Prescribing Self-Tracking Apps

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quantified self apps self-tracking tools mobile health quantified healthI was rereading my last post, and realized that I omitted one more potential way to monetize self-tracking apps: distributing them among health and fitness practitioners. The idea of prescribed apps has been entertained by medical professionals for a while now. Think doctors that prescribe an app along with the pills; patient then uses the app to track symptoms before and during the treatment. Think personal fitness trainers that offer the app to their clients so they could track their progress in losing weight or gaining muscles. The app in this case is a tool that will provide an objective unbiased feedback to both sides.  What do you think?

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3 Responses to Prescribing Self-Tracking Apps

  1. Brian says:

    Yes, I agree. There might be a big potential there.
    Ian Eslick (http://ianeslick.com/) at MIT has been working on precisely that.

  2. Eric Jain says:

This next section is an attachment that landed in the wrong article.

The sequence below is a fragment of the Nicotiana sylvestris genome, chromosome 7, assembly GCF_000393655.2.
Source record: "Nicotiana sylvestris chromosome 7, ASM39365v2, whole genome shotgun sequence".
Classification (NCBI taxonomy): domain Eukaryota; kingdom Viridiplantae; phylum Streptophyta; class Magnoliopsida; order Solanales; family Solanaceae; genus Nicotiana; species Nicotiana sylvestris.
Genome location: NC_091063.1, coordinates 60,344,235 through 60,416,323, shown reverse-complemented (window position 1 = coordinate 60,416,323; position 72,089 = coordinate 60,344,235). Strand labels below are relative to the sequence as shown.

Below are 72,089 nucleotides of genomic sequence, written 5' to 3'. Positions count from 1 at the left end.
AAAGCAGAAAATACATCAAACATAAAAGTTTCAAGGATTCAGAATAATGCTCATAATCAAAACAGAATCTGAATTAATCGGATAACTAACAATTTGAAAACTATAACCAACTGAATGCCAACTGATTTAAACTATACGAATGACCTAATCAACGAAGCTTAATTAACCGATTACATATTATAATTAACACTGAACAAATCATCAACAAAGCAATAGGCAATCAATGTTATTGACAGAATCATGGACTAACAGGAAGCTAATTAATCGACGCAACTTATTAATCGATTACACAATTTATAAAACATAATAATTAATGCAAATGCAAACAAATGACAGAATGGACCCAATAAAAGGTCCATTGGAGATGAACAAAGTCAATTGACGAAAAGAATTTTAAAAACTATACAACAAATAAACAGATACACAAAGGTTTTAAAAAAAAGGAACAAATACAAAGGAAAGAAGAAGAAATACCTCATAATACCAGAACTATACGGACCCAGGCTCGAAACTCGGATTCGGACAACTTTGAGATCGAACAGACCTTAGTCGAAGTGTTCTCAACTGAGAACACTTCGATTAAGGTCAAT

I don’t see this happening (not enough doctors, let alone patients, are tech-savvy enough) until the tracking consists of nothing more than e.g. wearing a bracelet. Also: Smart pill boxes that remind patients when to take their meds (and that record compliance, and perhaps adjust the dosage based on data from a sensor).
    I’m sure there are already tons of apps to guide you through and record workouts, but for this to catch on you’d need smart exercise machines that recognize the user and report what was done. Not sure you even need personal trainers at that point :-)

  3. Jay says:

    There is definitely potential here.
    I believe MyFitnessPal is already pretty popular with personal trainers. However, I think MFP is completely free, so I don’t know that it’s monetizable.

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